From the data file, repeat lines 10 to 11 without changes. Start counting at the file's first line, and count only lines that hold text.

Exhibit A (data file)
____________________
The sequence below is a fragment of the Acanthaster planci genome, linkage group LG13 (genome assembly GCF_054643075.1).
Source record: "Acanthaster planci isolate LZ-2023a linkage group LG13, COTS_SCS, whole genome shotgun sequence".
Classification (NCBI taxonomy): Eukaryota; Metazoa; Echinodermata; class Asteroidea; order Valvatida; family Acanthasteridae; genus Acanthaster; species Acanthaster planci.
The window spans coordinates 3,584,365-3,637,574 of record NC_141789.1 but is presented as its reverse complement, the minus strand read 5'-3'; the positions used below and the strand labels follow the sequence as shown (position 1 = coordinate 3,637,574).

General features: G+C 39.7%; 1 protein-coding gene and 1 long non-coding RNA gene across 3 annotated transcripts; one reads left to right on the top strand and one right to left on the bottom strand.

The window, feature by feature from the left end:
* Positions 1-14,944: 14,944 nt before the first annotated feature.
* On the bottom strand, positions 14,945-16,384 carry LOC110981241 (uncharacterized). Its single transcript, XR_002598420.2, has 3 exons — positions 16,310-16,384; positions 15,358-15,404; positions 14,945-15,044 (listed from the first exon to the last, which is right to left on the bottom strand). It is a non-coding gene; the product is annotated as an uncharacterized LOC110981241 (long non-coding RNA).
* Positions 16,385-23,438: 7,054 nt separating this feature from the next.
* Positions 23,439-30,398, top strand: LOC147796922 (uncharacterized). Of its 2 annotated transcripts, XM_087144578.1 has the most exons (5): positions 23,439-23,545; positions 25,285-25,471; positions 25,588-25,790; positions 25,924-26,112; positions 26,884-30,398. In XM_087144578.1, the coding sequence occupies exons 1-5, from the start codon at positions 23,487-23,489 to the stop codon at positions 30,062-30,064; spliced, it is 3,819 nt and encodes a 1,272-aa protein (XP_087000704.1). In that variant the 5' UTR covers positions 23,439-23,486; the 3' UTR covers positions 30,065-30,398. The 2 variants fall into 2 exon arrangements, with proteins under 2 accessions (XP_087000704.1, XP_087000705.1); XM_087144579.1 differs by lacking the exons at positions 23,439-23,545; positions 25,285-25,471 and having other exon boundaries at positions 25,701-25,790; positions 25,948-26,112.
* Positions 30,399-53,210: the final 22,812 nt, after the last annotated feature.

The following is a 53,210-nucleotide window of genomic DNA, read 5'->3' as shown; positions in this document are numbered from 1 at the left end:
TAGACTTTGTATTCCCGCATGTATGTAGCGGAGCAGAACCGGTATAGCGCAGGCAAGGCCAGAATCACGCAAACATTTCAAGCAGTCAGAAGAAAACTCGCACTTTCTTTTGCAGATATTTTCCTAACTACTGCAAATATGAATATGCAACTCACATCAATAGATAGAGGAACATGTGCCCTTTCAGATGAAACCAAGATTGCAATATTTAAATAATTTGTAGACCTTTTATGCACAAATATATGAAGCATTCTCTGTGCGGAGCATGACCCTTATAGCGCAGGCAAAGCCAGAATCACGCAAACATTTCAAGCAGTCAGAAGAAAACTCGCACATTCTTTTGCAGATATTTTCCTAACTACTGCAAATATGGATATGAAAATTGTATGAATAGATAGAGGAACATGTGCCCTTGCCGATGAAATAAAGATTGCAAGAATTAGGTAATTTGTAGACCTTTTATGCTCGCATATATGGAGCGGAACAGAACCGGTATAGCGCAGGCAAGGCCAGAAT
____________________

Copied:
* Positions 23,439-30,398, top strand: LOC147796922 (uncharacterized). Of its 2 annotated transcripts, XM_087144578.1 has the most exons (5): positions 23,439-23,545; positions 25,285-25,471; positions 25,588-25,790; positions 25,924-26,112; positions 26,884-30,398. In XM_087144578.1, the coding sequence occupies exons 1-5, from the start codon at positions 23,487-23,489 to the stop codon at positions 30,062-30,064; spliced, it is 3,819 nt and encodes a 1,272-aa protein (XP_087000704.1). In that variant the 5' UTR covers positions 23,439-23,486; the 3' UTR covers positions 30,065-30,398. The 2 variants fall into 2 exon arrangements, with proteins under 2 accessions (XP_087000704.1, XP_087000705.1); XM_087144579.1 differs by lacking the exons at positions 23,439-23,545; positions 25,285-25,471 and having other exon boundaries at positions 25,701-25,790; positions 25,948-26,112.
* Positions 30,399-53,210: the final 22,812 nt, after the last annotated feature.